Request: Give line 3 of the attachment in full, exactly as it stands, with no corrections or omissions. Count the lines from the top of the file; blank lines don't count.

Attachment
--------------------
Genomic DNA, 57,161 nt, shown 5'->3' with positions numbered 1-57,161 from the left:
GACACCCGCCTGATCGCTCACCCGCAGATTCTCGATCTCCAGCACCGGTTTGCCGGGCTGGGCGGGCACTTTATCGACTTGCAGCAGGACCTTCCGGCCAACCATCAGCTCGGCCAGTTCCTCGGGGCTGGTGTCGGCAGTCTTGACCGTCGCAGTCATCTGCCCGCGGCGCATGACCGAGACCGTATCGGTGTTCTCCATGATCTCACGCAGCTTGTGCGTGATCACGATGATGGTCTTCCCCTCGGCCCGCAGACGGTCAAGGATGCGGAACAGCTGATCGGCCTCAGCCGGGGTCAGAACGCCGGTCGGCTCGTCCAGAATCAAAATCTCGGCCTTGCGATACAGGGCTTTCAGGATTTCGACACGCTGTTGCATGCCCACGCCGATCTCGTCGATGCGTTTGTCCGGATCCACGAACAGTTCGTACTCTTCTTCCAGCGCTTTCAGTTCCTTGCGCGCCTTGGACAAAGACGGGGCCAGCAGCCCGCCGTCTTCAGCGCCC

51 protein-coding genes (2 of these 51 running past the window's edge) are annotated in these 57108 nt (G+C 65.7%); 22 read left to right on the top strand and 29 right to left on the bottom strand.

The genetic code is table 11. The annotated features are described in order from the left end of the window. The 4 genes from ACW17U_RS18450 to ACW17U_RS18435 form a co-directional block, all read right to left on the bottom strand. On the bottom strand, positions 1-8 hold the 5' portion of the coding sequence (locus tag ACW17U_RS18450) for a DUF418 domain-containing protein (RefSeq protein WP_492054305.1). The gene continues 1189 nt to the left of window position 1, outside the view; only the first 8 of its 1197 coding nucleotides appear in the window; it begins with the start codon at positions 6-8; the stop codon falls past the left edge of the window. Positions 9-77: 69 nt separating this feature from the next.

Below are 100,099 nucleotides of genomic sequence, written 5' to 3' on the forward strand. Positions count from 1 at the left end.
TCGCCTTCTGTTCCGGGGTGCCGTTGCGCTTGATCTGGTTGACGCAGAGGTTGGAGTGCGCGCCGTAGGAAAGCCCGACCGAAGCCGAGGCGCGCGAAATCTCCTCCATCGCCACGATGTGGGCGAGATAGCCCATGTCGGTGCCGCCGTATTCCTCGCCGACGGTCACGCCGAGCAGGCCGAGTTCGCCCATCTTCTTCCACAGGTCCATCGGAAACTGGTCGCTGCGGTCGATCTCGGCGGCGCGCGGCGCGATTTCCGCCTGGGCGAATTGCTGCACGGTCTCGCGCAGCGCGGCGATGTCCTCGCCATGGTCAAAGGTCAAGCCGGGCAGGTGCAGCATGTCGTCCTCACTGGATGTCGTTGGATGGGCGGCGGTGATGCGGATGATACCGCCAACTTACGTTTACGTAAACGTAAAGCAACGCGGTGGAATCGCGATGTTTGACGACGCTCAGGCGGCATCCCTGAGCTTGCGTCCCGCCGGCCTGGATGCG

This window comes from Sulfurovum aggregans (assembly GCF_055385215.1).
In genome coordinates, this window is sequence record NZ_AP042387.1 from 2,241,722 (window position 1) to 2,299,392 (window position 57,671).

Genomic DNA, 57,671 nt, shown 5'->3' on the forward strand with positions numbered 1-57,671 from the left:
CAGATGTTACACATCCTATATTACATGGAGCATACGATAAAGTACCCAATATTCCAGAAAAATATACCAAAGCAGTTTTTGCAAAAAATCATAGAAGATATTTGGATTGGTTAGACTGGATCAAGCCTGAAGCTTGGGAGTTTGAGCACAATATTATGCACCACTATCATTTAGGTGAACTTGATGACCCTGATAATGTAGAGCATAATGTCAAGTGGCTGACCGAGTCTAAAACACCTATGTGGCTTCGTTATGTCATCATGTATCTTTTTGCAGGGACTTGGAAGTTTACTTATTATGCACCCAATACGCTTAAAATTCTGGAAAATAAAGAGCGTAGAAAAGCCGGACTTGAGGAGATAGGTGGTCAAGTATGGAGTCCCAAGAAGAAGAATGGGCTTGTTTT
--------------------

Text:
51 protein-coding genes (2 of these 51 running past the window's edge) are annotated in these 57108 nt (G+C 65.7%); 22 read left to right on the top strand and 29 right to left on the bottom strand.